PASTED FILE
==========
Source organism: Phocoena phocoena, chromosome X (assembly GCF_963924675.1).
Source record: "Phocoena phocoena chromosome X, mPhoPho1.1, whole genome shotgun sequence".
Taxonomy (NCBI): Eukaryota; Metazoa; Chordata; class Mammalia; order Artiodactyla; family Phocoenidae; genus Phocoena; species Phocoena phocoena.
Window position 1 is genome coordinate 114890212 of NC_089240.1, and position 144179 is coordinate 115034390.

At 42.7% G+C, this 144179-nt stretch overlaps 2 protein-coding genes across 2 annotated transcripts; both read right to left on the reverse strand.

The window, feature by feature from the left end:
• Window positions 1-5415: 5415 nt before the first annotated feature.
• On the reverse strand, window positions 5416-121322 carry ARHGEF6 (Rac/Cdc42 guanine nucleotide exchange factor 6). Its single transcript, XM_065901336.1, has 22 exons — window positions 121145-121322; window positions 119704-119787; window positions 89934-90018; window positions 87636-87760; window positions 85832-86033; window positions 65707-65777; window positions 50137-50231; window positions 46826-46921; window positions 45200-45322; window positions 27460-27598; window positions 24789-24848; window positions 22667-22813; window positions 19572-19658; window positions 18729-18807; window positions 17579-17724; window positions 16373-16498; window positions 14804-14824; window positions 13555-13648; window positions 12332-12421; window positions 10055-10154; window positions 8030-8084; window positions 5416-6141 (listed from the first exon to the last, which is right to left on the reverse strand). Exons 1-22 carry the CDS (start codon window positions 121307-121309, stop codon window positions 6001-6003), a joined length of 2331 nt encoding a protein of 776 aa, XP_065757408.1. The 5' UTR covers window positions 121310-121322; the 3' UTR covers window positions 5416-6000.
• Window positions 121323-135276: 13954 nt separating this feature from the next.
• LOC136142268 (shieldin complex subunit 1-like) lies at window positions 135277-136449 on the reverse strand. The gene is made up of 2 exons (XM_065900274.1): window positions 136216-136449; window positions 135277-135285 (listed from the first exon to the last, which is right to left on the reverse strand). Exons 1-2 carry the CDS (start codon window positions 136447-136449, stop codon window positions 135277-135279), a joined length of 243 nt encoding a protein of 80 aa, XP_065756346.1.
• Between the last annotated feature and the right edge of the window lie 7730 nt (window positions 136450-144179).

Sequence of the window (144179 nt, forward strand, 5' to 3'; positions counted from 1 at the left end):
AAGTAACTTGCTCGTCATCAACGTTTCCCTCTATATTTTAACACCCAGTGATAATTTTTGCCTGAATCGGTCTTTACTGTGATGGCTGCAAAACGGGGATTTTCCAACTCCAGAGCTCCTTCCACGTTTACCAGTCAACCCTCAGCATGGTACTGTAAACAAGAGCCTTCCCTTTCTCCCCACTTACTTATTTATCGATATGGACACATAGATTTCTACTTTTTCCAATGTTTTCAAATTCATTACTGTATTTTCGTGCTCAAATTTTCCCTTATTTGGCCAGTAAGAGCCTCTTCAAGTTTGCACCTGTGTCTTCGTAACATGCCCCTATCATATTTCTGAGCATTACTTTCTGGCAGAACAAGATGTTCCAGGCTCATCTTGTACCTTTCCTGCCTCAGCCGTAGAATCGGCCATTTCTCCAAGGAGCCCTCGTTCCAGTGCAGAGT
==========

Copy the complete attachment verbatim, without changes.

Source organism: Phocoena phocoena, chromosome X (assembly GCF_963924675.1).
Source record: "Phocoena phocoena chromosome X, mPhoPho1.1, whole genome shotgun sequence".
Taxonomy (NCBI): Eukaryota; Metazoa; Chordata; class Mammalia; order Artiodactyla; family Phocoenidae; genus Phocoena; species Phocoena phocoena.
Window position 1 is genome coordinate 114890212 of NC_089240.1, and position 144179 is coordinate 115034390.

At 42.7% G+C, this 144179-nt stretch overlaps 2 protein-coding genes across 2 annotated transcripts; both read right to left on the reverse strand.

The window, feature by feature from the left end:
• Window positions 1-5415: 5415 nt before the first annotated feature.
• On the reverse strand, window positions 5416-121322 carry ARHGEF6 (Rac/Cdc42 guanine nucleotide exchange factor 6). Its single transcript, XM_065901336.1, has 22 exons — window positions 121145-121322; window positions 119704-119787; window positions 89934-90018; window positions 87636-87760; window positions 85832-86033; window positions 65707-65777; window positions 50137-50231; window positions 46826-46921; window positions 45200-45322; window positions 27460-27598; window positions 24789-24848; window positions 22667-22813; window positions 19572-19658; window positions 18729-18807; window positions 17579-17724; window positions 16373-16498; window positions 14804-14824; window positions 13555-13648; window positions 12332-12421; window positions 10055-10154; window positions 8030-8084; window positions 5416-6141 (listed from the first exon to the last, which is right to left on the reverse strand). Exons 1-22 carry the CDS (start codon window positions 121307-121309, stop codon window positions 6001-6003), a joined length of 2331 nt encoding a protein of 776 aa, XP_065757408.1. The 5' UTR covers window positions 121310-121322; the 3' UTR covers window positions 5416-6000.
• Window positions 121323-135276: 13954 nt separating this feature from the next.
• LOC136142268 (shieldin complex subunit 1-like) lies at window positions 135277-136449 on the reverse strand. The gene is made up of 2 exons (XM_065900274.1): window positions 136216-136449; window positions 135277-135285 (listed from the first exon to the last, which is right to left on the reverse strand). Exons 1-2 carry the CDS (start codon window positions 136447-136449, stop codon window positions 135277-135279), a joined length of 243 nt encoding a protein of 80 aa, XP_065756346.1.
• Between the last annotated feature and the right edge of the window lie 7730 nt (window positions 136450-144179).

Sequence of the window (144179 nt, forward strand, 5' to 3'; positions counted from 1 at the left end):
AAGTAACTTGCTCGTCATCAACGTTTCCCTCTATATTTTAACACCCAGTGATAATTTTTGCCTGAATCGGTCTTTACTGTGATGGCTGCAAAACGGGGATTTTCCAACTCCAGAGCTCCTTCCACGTTTACCAGTCAACCCTCAGCATGGTACTGTAAACAAGAGCCTTCCCTTTCTCCCCACTTACTTATTTATCGATATGGACACATAGATTTCTACTTTTTCCAATGTTTTCAAATTCATTACTGTATTTTCGTGCTCAAATTTTCCCTTATTTGGCCAGTAAGAGCCTCTTCAAGTTTGCACCTGTGTCTTCGTAACATGCCCCTATCATATTTCTGAGCATTACTTTCTGGCAGAACAAGATGTTCCAGGCTCATCTTGTACCTTTCCTGCCTCAGCCGTAGAATCGGCCATTTCTCCAAGGAGCCCTCGTTCCAGTGCAGAGT